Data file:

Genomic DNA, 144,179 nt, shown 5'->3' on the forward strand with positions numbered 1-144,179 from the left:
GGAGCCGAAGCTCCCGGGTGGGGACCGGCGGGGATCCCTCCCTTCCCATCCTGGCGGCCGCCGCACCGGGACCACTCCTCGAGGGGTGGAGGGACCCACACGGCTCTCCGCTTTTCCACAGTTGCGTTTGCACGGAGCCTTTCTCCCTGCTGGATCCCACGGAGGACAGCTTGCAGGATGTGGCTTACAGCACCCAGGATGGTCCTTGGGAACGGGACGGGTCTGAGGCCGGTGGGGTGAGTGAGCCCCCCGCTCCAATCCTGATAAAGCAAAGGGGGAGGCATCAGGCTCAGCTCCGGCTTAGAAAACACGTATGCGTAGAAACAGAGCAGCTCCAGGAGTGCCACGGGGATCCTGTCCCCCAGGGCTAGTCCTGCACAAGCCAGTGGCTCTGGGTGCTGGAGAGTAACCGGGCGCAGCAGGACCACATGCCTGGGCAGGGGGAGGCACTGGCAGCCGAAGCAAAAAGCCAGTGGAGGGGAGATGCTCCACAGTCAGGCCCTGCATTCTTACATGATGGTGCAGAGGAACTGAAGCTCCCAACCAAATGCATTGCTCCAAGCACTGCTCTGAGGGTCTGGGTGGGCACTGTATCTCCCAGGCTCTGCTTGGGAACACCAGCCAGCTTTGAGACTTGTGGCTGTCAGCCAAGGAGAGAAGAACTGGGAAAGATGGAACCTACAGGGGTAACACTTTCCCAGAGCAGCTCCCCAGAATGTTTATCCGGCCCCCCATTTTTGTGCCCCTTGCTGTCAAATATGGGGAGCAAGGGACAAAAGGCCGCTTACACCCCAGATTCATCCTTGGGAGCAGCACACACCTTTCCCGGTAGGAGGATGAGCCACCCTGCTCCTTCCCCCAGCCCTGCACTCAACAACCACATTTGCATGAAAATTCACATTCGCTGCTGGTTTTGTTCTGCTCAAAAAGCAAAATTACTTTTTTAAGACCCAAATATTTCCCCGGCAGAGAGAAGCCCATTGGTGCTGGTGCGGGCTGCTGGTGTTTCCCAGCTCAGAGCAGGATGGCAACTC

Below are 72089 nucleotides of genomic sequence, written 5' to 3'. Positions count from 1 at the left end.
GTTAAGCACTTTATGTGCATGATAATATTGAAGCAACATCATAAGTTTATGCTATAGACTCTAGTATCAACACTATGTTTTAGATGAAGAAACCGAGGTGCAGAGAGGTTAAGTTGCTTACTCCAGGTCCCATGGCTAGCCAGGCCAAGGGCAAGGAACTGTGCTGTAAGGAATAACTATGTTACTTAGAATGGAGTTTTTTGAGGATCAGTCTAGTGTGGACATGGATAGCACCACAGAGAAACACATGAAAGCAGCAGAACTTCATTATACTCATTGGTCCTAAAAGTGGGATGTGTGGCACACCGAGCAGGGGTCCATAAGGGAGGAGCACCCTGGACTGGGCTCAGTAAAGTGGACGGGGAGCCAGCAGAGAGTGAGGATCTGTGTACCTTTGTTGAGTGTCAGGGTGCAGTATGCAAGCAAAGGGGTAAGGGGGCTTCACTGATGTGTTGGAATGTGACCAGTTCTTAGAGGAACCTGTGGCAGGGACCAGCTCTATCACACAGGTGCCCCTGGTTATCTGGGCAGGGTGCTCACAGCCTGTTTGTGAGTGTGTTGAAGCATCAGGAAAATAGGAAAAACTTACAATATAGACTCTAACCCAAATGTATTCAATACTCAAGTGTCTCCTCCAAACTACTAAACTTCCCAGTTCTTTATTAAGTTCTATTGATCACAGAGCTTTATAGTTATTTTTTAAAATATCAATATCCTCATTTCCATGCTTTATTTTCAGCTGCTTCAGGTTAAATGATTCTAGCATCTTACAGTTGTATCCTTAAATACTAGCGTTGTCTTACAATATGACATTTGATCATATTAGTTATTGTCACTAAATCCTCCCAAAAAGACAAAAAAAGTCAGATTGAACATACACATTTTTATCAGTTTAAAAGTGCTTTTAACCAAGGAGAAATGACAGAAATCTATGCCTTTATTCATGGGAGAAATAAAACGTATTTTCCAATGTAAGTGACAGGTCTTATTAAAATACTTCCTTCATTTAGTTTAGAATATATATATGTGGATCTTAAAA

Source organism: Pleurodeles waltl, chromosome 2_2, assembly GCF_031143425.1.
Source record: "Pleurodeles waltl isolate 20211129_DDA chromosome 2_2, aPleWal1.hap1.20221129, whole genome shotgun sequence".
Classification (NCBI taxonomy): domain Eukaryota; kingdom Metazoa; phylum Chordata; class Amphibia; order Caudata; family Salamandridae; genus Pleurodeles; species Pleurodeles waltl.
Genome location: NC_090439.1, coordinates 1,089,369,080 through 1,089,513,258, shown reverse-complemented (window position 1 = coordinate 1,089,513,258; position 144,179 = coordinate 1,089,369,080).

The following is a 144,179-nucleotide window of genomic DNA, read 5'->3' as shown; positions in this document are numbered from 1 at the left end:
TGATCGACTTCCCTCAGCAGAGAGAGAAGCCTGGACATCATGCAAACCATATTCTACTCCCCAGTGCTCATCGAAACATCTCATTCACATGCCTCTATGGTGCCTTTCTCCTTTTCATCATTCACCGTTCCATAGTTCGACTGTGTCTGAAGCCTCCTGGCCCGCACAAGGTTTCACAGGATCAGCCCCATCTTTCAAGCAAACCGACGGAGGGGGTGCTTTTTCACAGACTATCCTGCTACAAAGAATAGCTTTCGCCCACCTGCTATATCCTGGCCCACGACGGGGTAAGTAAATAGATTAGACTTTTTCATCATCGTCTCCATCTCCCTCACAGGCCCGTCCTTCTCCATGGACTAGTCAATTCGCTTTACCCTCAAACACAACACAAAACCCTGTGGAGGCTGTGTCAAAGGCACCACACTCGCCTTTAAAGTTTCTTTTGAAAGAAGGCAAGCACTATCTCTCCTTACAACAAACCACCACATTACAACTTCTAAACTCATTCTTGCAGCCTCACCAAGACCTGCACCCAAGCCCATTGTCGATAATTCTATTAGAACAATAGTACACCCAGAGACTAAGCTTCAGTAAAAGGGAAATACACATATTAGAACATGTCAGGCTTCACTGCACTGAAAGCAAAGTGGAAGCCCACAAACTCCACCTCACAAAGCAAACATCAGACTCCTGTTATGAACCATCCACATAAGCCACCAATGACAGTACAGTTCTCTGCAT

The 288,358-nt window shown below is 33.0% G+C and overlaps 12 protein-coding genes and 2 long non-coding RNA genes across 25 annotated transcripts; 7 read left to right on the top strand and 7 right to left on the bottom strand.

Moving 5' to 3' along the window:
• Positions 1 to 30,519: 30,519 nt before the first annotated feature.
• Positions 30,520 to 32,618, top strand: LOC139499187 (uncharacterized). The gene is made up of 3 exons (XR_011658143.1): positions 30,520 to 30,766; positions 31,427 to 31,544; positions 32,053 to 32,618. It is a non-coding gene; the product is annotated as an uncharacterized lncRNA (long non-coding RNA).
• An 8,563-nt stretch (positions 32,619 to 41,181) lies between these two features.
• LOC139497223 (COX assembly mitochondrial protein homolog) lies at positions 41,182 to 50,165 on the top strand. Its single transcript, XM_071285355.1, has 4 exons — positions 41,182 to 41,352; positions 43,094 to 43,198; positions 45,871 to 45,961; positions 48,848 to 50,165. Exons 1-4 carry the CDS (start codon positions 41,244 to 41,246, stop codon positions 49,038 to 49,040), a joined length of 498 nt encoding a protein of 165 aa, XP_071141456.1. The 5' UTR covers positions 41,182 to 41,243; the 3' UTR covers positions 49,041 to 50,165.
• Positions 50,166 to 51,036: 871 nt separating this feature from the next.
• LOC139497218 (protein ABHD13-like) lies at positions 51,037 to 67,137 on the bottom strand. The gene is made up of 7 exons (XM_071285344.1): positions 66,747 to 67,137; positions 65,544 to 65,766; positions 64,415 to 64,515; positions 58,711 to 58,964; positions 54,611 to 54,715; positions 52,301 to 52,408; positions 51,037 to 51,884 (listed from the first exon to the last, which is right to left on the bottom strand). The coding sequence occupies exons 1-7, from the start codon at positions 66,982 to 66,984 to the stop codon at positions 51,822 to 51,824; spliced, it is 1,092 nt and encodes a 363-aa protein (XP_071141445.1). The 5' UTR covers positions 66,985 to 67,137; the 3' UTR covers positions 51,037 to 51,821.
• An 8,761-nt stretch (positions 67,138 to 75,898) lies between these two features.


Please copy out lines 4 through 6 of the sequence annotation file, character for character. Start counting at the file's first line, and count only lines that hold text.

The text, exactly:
GTTAAGCACTTTATGTGCATGATAATATTGAAGCAACATCATAAGTTTATGCTATAGACTCTAGTATCAACACTATGTTTTAGATGAAGAAACCGAGGTGCAGAGAGGTTAAGTTGCTTACTCCAGGTCCCATGGCTAGCCAGGCCAAGGGCAAGGAACTGTGCTGTAAGGAATAACTATGTTACTTAGAATGGAGTTTTTTGAGGATCAGTCTAGTGTGGACATGGATAGCACCACAGAGAAACACATGAAAGCAGCAGAACTTCATTATACTCATTGGTCCTAAAAGTGGGATGTGTGGCACACCGAGCAGGGGTCCATAAGGGAGGAGCACCCTGGACTGGGCTCAGTAAAGTGGACGGGGAGCCAGCAGAGAGTGAGGATCTGTGTACCTTTGTTGAGTGTCAGGGTGCAGTATGCAAGCAAAGGGGTAAGGGGGCTTCACTGATGTGTTGGAATGTGACCAGTTCTTAGAGGAACCTGTGGCAGGGACCAGCTCTATCACACAGGTGCCCCTGGTTATCTGGGCAGGGTGCTCACAGCCTGTTTGTGAGTGTGTTGAAGCATCAGGAAAATAGGAAAAACTTACAATATAGACTCTAACCCAAATGTATTCAATACTCAAGTGTCTCCTCCAAACTACTAAACTTCCCAGTTCTTTATTAAGTTCTATTGATCACAGAGCTTTATAGTTATTTTTTAAAATATCAATATCCTCATTTCCATGCTTTATTTTCAGCTGCTTCAGGTTAAATGATTCTAGCATCTTACAGTTGTATCCTTAAATACTAGCGTTGTCTTACAATATGACATTTGATCATATTAGTTATTGTCACTAAATCCTCCCAAAAAGACAAAAAAAGTCAGATTGAACATACACATTTTTATCAGTTTAAAAGTGCTTTTAACCAAGGAGAAATGACAGAAATCTATGCCTTTATTCATGGGAGAAATAAAACGTATTTTCCAATGTAAGTGACAGGTCTTATTAAAATACTTCCTTCATTTAGTTTAGAATATATATATGTGGATCTTAAAA

Source organism: Pleurodeles waltl, chromosome 2_2, assembly GCF_031143425.1.
Source record: "Pleurodeles waltl isolate 20211129_DDA chromosome 2_2, aPleWal1.hap1.20221129, whole genome shotgun sequence".